Come rifinire col nastro in sbieco singolo e doppio

How to finish edges with bias binding

Knowing how to finish edges with bias binding is definitely one of the most useful techniques, especially when it comes to dressmaking. If you want to go for a professional and clean look then this technique is definitely for you.
In this step-by-step tutorial I’ll show you how to finish edges with bias binding both using a single-fold and a double-fold bias.

But what’s bias binding?

Bias binding or bias trim is made out of a stripe of fabric cut on the bias, i.e. at a 45-degree angle w.r.t. the selvage edge. This is the direction where fabrics are the most elastic (you can find here a few basic info on fabrics). Thanks to its elasticity bias binding is perfect to finish edges, especially curved ones.
It’s often used in dressmaking  to finish neckline and armholes or even in other sewing projects as a decoration.

Single- or double-fold bias?

There are two types of bias binding: the one with the single fold and the double-fold one which remains visible on both sides of your project. Each of them requires a slightly different approach for sewing, let’s see together what the steps are. Ready to get started?

How to finish edges with bias binding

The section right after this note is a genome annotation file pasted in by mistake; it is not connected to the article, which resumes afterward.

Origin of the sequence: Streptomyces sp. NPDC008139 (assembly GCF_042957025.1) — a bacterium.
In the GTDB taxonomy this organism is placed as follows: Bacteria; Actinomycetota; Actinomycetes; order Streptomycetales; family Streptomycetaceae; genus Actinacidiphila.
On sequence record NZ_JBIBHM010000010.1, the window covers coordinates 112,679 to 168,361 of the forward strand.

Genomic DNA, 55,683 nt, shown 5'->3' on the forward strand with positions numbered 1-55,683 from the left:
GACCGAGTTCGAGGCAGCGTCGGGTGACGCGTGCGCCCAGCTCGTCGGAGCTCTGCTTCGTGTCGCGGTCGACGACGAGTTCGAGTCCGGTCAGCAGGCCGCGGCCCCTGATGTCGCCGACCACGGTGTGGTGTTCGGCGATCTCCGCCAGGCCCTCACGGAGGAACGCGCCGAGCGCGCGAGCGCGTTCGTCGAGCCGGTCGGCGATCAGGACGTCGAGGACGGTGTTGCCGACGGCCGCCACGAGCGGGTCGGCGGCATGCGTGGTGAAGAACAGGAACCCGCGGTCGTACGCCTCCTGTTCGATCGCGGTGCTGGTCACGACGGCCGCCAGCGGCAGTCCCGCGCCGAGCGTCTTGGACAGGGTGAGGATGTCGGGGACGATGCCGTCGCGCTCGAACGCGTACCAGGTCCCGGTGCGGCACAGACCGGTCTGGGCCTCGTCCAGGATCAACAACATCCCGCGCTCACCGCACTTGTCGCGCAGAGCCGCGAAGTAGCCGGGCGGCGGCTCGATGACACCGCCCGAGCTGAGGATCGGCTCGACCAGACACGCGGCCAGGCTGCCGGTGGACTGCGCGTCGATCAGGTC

A while ago in this post I showed how to make DIY bias trim out of your favourite fabrics. This was a much quicker technique than the standard cutting bias stripes + stitching them together. It’s called continuous bias and allows you to make 5+ yards of bias trim out of a 20″ x 20″ square of fabric. Pretty amazing, uh?!

With this technique you can both make single- or double-fold bias binding but you can also decide to buy pre-made ones at the haberdashery shop. The technique I’m showing you today can be used with any kind of bias trim, both pre-made or DIY.

Sewing the single-fold bias binding means applying it on one side of fabric and then turning it to the other side and holding it in place with a line of topstitching. In this case it’s going to be visible only on one side of the project whereas on the other side just the topstitching will show. This technique is often used on necklines where we don’t want the bias binding to show on the right side of the garment.